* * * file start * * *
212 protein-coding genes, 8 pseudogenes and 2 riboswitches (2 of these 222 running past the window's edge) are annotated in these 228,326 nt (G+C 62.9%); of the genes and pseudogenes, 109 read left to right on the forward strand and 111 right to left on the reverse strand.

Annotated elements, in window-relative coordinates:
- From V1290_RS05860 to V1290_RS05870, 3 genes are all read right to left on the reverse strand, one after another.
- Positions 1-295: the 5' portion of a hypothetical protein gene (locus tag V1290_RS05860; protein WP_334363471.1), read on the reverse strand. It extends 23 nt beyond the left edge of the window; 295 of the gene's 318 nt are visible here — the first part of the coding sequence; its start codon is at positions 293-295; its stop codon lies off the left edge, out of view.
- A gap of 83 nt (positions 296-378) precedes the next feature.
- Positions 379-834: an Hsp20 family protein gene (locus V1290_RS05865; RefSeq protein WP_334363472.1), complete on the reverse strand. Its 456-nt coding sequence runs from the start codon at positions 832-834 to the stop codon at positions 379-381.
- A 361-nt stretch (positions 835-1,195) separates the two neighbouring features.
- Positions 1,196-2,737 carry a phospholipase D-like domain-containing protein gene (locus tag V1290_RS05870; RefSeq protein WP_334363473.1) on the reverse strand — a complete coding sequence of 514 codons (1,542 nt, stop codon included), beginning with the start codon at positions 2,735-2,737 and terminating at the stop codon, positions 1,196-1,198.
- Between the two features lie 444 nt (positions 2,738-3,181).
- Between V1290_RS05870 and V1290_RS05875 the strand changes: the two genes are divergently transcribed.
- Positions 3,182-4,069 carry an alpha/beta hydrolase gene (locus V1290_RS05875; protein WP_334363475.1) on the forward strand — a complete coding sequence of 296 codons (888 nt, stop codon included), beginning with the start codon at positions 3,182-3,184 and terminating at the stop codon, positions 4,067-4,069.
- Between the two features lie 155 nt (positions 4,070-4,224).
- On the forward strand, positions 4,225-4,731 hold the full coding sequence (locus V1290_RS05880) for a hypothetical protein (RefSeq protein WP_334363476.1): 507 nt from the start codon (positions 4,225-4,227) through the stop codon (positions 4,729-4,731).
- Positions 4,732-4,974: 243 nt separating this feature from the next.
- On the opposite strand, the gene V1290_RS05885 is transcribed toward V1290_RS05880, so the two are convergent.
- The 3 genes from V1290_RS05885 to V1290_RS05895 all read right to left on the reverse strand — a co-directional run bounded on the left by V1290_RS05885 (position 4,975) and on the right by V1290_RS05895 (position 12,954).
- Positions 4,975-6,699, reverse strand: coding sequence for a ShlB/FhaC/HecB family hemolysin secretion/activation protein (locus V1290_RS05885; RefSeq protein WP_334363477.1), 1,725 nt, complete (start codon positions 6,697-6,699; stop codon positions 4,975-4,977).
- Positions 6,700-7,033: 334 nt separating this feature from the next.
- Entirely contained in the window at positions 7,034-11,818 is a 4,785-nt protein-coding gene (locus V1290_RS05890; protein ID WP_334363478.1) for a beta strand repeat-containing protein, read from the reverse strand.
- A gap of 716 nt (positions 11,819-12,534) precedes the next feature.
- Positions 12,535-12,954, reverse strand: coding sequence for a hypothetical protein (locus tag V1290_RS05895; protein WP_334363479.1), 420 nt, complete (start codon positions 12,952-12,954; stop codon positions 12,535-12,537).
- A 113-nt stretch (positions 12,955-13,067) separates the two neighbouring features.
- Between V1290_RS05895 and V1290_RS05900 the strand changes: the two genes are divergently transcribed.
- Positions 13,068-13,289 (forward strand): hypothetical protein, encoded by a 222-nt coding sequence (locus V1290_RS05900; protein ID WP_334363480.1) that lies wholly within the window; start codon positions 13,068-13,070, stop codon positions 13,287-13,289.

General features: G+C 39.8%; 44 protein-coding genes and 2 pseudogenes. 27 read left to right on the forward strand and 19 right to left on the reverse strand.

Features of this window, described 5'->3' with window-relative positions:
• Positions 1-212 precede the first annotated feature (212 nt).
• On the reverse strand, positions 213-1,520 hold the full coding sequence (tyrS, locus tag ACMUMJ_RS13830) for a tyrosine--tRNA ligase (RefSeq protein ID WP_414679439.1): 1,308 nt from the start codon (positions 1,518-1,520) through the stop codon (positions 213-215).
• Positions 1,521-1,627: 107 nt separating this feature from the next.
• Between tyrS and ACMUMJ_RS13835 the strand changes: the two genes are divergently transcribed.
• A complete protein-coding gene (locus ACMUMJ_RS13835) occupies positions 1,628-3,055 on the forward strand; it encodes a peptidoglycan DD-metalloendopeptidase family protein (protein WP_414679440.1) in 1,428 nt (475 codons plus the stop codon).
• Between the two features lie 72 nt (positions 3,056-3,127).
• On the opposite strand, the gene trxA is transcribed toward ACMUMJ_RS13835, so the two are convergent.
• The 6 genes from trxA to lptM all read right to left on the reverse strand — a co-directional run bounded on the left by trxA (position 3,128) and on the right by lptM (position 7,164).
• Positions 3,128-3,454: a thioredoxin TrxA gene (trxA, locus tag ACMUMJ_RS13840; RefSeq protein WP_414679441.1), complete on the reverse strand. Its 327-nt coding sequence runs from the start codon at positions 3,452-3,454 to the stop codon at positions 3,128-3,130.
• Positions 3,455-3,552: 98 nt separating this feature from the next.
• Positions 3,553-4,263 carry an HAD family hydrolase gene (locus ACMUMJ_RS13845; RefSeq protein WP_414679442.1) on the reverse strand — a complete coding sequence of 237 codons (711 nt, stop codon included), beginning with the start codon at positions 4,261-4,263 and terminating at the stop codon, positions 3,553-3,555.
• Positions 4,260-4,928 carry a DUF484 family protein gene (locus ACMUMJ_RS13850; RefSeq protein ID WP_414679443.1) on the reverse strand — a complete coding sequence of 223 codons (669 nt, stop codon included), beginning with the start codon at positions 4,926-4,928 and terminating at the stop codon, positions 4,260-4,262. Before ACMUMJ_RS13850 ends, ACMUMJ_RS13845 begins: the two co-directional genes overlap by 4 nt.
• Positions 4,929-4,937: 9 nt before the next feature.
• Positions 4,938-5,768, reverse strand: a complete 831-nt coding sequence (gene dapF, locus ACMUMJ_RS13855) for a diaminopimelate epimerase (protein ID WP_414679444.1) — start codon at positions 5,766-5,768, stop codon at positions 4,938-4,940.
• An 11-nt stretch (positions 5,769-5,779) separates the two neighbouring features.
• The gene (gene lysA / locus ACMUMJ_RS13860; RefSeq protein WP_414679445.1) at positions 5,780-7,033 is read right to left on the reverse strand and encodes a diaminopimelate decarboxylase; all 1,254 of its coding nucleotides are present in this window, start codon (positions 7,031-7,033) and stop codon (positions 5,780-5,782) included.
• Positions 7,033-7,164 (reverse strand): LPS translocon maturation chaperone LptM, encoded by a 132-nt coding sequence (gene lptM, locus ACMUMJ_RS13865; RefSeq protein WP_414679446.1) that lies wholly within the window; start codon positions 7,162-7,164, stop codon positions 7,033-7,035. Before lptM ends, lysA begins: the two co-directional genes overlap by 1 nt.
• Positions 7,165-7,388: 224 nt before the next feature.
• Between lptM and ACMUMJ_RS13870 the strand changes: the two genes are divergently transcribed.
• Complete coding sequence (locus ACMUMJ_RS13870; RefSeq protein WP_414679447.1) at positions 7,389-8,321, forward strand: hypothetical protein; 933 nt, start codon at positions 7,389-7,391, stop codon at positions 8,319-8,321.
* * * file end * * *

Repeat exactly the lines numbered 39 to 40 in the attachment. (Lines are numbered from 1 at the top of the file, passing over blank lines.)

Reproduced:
• Positions 4,929-4,937: 9 nt before the next feature.
• Positions 4,938-5,768, reverse strand: a complete 831-nt coding sequence (gene dapF, locus ACMUMJ_RS13855) for a diaminopimelate epimerase (protein ID WP_414679444.1) — start codon at positions 5,766-5,768, stop codon at positions 4,938-4,940.